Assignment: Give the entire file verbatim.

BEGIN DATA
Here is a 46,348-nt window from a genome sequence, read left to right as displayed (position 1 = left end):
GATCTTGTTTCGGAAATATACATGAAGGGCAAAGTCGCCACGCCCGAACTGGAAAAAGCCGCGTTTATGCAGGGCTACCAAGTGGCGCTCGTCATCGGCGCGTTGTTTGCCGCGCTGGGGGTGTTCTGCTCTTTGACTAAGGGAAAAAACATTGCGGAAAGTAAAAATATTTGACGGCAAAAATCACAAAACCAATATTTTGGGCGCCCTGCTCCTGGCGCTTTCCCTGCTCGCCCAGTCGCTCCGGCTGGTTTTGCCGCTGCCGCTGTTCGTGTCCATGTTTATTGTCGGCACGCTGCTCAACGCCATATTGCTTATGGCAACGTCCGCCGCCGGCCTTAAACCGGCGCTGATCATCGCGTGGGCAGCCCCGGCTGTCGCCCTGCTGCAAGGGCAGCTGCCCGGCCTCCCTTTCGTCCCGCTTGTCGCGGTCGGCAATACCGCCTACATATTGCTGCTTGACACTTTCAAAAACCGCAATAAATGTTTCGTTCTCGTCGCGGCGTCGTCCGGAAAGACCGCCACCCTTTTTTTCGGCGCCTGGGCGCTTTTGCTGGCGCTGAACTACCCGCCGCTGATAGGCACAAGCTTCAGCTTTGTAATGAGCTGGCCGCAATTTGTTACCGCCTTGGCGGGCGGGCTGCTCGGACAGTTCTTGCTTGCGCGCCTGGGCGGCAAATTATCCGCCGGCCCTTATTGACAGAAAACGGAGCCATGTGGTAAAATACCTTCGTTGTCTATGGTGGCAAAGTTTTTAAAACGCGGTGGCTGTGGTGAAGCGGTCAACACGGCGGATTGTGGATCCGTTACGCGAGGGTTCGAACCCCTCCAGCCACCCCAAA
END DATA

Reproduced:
Here is a 46,348-nt window from a genome sequence, read left to right as displayed (position 1 = left end):
GATCTTGTTTCGGAAATATACATGAAGGGCAAAGTCGCCACGCCCGAACTGGAAAAAGCCGCGTTTATGCAGGGCTACCAAGTGGCGCTCGTCATCGGCGCGTTGTTTGCCGCGCTGGGGGTGTTCTGCTCTTTGACTAAGGGAAAAAACATTGCGGAAAGTAAAAATATTTGACGGCAAAAATCACAAAACCAATATTTTGGGCGCCCTGCTCCTGGCGCTTTCCCTGCTCGCCCAGTCGCTCCGGCTGGTTTTGCCGCTGCCGCTGTTCGTGTCCATGTTTATTGTCGGCACGCTGCTCAACGCCATATTGCTTATGGCAACGTCCGCCGCCGGCCTTAAACCGGCGCTGATCATCGCGTGGGCAGCCCCGGCTGTCGCCCTGCTGCAAGGGCAGCTGCCCGGCCTCCCTTTCGTCCCGCTTGTCGCGGTCGGCAATACCGCCTACATATTGCTGCTTGACACTTTCAAAAACCGCAATAAATGTTTCGTTCTCGTCGCGGCGTCGTCCGGAAAGACCGCCACCCTTTTTTTCGGCGCCTGGGCGCTTTTGCTGGCGCTGAACTACCCGCCGCTGATAGGCACAAGCTTCAGCTTTGTAATGAGCTGGCCGCAATTTGTTACCGCCTTGGCGGGCGGGCTGCTCGGACAGTTCTTGCTTGCGCGCCTGGGCGGCAAATTATCCGCCGGCCCTTATTGACAGAAAACGGAGCCATGTGGTAAAATACCTTCGTTGTCTATGGTGGCAAAGTTTTTAAAACGCGGTGGCTGTGGTGAAGCGGTCAACACGGCGGATTGTGGATCCGTTACGCGAGGGTTCGAACCCCTCCAGCCACCCCAAA